New Study Questions Classification of “Severe” CDI in Elderly Patients

Advanced dementia and serum albumin levels were better predictors of poor outcomes, the investigators said, among older patients with Clostridioides difficile infection (CDI).

A new report suggests the definition used to classify “severe” Clostridioides difficile infection (CDI) is not a useful predictor of poor outcomes in elderly adults.

Instead, according to the report, a patient’s serum albumin level and the presence of advanced dementia are more likely to suggest a patient is at high risk. The study was published in Aging Clinical and Experimental Research.

Patients of any age can get CDI, but it is most common in older people, and elderly individuals are more likely to develop severe infections and die from those infections. Yet, the investigators explained that CDI can look different in younger and older patients, in part because older patients have inflammatory systems blunted by the aging process.

The difference in presentation caused the investigators to wonder whether the metrics currently used to define severe CDI in all patients are adequate for the higher-risk age group.

As of 2017, the Infectious Diseases Society of America (IDSA) categorizes CDI as severe based on 2 markers: leukocytosis ≥15,000 cells/mcL or a serum creatinine level above 1.5 mg/dL. The authors noted that existing research suggests older patients have lower rates of leukocytosis but are more likely to have renal failure and altered mental states.

To better understand the risk of negative outcomes in older patients, the investigators performed a retrospective analysis of 853 patients who were hospitalized between January 2013 and May 2020 with CDI. The patients were split into 2 groups based on age: 65 years and older and younger than 65 years. The primary outcome was a composite of 30-day mortality, colectomy due to severe colitis, or intensive care unit admission.

Of the 571 patients in the older group, 93 (16%) experienced the study’s primary outcome compared with 31 (11%) of the patients in the younger group. Looking at mortality, 116 patients (20%) in the older group died within 90 days vs 30 patients (11%) in the younger group.

“In this retrospective study, we found that poor outcomes of CDI are significantly more common among older vs younger adults,” the authors wrote.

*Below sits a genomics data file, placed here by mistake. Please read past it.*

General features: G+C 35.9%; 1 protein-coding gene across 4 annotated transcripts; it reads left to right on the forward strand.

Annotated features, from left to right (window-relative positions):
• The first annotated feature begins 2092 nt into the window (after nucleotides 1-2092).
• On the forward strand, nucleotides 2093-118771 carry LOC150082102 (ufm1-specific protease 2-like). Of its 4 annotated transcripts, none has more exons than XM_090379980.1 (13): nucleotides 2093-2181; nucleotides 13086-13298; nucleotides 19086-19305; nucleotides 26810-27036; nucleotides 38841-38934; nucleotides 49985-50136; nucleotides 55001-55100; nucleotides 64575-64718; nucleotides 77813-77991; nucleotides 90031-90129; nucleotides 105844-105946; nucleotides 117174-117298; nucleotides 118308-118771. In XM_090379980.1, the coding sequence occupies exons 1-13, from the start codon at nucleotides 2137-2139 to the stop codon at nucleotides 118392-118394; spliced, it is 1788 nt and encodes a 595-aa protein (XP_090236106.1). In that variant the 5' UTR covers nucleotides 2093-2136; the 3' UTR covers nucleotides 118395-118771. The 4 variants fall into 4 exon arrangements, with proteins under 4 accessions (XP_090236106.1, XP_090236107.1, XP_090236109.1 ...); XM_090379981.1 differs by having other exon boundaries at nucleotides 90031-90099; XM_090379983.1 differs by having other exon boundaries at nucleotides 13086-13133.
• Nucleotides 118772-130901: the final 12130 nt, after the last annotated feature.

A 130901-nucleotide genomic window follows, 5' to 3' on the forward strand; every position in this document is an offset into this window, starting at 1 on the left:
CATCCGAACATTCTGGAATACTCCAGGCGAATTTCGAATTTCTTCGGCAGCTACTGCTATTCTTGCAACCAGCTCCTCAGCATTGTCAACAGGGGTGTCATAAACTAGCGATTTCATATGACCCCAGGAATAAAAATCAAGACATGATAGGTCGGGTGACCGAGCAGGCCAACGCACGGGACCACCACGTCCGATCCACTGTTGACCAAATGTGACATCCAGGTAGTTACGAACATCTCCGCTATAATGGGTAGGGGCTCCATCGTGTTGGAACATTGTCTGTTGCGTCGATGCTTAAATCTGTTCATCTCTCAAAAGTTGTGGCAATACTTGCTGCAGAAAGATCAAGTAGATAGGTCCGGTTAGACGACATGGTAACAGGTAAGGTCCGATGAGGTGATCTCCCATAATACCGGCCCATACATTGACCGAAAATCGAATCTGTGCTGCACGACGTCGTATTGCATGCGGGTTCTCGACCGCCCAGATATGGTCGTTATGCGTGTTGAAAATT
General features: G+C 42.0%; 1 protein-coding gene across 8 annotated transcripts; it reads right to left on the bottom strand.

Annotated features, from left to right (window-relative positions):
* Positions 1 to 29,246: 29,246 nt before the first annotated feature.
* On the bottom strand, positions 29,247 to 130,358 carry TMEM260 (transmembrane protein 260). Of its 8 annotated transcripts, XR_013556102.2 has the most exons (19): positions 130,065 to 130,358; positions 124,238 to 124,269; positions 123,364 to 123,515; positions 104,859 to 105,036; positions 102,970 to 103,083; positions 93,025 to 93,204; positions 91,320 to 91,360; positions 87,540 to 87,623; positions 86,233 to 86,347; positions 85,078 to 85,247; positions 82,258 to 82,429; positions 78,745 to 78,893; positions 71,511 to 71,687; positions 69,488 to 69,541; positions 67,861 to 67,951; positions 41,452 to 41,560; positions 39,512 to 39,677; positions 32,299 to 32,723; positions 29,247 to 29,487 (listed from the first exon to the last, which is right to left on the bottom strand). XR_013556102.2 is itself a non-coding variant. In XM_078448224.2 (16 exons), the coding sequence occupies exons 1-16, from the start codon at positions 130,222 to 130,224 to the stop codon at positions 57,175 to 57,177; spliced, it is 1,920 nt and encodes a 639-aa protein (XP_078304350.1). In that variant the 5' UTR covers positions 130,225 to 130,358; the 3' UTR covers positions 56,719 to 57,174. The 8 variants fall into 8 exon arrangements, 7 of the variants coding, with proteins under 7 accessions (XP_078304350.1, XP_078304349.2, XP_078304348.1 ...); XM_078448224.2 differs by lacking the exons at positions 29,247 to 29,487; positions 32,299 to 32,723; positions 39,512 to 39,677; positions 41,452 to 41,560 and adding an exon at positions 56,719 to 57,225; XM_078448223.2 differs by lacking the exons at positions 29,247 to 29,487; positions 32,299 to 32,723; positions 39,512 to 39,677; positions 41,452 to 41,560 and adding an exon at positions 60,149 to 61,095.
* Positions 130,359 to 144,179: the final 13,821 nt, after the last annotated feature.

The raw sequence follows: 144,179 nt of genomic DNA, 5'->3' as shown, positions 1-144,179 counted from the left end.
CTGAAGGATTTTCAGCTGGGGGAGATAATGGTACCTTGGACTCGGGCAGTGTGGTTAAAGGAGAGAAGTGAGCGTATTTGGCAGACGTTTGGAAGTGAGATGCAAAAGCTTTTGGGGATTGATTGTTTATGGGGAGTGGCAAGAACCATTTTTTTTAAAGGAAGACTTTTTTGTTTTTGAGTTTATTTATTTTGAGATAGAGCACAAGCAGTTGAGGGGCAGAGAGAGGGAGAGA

Next, the team sought to examine predictors of poor outcomes. A multivariate analysis showed that the IDSA metrics had only an odds ratio (OR) of 1.2 for poor outcomes (95% CI, 0.7-2.2; P = .5). The authors said leukocytosis ≥15,000 cells/mcL was uncommon among patients in the study with poor outcomes, although the rate of patients with serum creatinine levels above 1.5 mg/dL was significantly higher among those with poor outcomes.

“We also demonstrated that serum creatinine >1.5 mg/dL significantly correlated with CDI poor outcomes, considering that patients with poorer outcomes had higher rates of preexisting chronic kidney disease, probably representing patients with more severe baseline comorbidity,” they wrote.

Meanwhile, the authors found that the presence of advanced dementia was much more likely to correlate with poor outcomes (OR, 3.0; 95% CI, 1.5-6.0; P = .002), as were low serum albumin levels (OR, 3.1; 95% CI, 1.7-5.8; P <.01).

The authors said their study is the first to identify advanced dementia as a predictor of poor CDI outcomes, and they posited several potential reasons for the link.

“Patients with advanced dementia lack the ability to communicate with the surrounding environment and may therefore progress clinically without searching for medical attention, [the consequence being] a delayed diagnosis,” they explained. “Furthermore, patients with advanced dementia have inadequate dietary intake and feeding problems that may affect drug administration and absorption, leading to suboptimal treatment response.”

The reason for the serum albumin association, they said, may be because serum albumin is believed to be a component of the host defense mechanism against CDI.

The authors concluded by stating that physicians ought to consider factors outside of the IDSA definition when evaluating older patients, especially the 2 factors identified in this study.

Reference

Atamna A, Babich T, Margalit I, et al. Does accepted definition of Clostridioides difficile infection (CDI) severity predict poor outcomes in older adults? Aging Clin Exp Res. Published online August 23, 2021. doi:10.1007/s40520-021-01953-5